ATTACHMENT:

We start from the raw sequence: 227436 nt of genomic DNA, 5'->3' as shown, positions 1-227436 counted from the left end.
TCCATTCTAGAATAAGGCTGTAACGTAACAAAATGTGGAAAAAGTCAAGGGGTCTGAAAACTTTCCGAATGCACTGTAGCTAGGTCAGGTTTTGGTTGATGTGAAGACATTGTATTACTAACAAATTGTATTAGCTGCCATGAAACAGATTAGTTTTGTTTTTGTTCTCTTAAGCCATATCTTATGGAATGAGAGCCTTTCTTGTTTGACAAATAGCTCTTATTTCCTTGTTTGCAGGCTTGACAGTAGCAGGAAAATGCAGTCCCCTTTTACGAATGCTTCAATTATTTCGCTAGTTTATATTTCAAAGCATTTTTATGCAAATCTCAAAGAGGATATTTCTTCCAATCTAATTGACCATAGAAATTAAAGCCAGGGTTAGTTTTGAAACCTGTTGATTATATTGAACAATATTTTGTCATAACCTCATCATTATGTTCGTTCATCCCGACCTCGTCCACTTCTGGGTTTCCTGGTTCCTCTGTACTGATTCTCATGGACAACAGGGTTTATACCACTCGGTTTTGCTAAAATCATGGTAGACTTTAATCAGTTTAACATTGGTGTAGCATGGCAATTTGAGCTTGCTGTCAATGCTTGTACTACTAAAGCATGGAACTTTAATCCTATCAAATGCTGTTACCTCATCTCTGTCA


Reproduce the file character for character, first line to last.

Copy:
We start from the raw sequence: 227436 nt of genomic DNA, 5'->3' as shown, positions 1-227436 counted from the left end.
TCCATTCTAGAATAAGGCTGTAACGTAACAAAATGTGGAAAAAGTCAAGGGGTCTGAAAACTTTCCGAATGCACTGTAGCTAGGTCAGGTTTTGGTTGATGTGAAGACATTGTATTACTAACAAATTGTATTAGCTGCCATGAAACAGATTAGTTTTGTTTTTGTTCTCTTAAGCCATATCTTATGGAATGAGAGCCTTTCTTGTTTGACAAATAGCTCTTATTTCCTTGTTTGCAGGCTTGACAGTAGCAGGAAAATGCAGTCCCCTTTTACGAATGCTTCAATTATTTCGCTAGTTTATATTTCAAAGCATTTTTATGCAAATCTCAAAGAGGATATTTCTTCCAATCTAATTGACCATAGAAATTAAAGCCAGGGTTAGTTTTGAAACCTGTTGATTATATTGAACAATATTTTGTCATAACCTCATCATTATGTTCGTTCATCCCGACCTCGTCCACTTCTGGGTTTCCTGGTTCCTCTGTACTGATTCTCATGGACAACAGGGTTTATACCACTCGGTTTTGCTAAAATCATGGTAGACTTTAATCAGTTTAACATTGGTGTAGCATGGCAATTTGAGCTTGCTGTCAATGCTTGTACTACTAAAGCATGGAACTTTAATCCTATCAAATGCTGTTACCTCATCTCTGTCA